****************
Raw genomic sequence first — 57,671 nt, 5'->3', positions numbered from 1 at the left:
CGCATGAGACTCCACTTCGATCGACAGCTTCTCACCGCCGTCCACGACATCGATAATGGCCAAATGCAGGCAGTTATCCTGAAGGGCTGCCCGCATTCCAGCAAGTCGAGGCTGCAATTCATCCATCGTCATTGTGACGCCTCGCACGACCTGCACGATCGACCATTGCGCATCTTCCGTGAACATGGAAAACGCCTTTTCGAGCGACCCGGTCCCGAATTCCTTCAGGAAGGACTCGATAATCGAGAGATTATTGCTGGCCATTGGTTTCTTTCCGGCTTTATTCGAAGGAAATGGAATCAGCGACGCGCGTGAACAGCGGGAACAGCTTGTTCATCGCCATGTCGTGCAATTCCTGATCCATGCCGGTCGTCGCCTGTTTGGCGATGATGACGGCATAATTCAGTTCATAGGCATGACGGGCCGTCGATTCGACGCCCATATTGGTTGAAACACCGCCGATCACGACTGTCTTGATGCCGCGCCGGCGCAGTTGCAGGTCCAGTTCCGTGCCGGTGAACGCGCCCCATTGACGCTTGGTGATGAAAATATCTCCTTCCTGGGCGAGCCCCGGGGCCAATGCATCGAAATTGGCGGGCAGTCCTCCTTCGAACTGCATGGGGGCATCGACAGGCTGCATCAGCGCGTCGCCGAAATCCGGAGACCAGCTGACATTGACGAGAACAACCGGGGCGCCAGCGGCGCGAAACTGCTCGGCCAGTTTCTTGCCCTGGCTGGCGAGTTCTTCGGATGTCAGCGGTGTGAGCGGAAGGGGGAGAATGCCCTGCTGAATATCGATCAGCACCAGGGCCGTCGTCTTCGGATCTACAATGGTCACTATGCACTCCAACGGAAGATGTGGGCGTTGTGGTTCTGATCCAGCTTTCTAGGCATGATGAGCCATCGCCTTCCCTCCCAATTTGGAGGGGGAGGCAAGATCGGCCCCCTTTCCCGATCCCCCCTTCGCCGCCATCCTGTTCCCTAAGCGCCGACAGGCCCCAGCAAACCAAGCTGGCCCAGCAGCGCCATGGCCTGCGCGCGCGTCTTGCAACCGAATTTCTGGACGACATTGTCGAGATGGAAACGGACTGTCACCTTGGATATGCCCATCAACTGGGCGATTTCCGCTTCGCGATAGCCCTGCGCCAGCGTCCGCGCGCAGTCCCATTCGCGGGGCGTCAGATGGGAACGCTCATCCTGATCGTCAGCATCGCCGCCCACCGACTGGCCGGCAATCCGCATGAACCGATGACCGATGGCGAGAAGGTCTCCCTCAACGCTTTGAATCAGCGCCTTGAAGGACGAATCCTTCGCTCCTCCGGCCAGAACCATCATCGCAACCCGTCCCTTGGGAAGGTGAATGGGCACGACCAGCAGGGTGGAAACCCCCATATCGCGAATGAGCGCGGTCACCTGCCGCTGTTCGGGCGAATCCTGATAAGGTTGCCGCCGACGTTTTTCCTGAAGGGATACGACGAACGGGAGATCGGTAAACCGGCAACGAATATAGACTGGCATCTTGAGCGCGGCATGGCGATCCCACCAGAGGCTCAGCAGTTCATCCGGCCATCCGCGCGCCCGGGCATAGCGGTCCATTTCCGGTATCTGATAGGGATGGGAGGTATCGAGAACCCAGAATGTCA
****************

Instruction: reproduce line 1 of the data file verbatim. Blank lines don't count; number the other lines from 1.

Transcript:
Raw genomic sequence first — 57,671 nt, 5'->3', positions numbered from 1 at the left: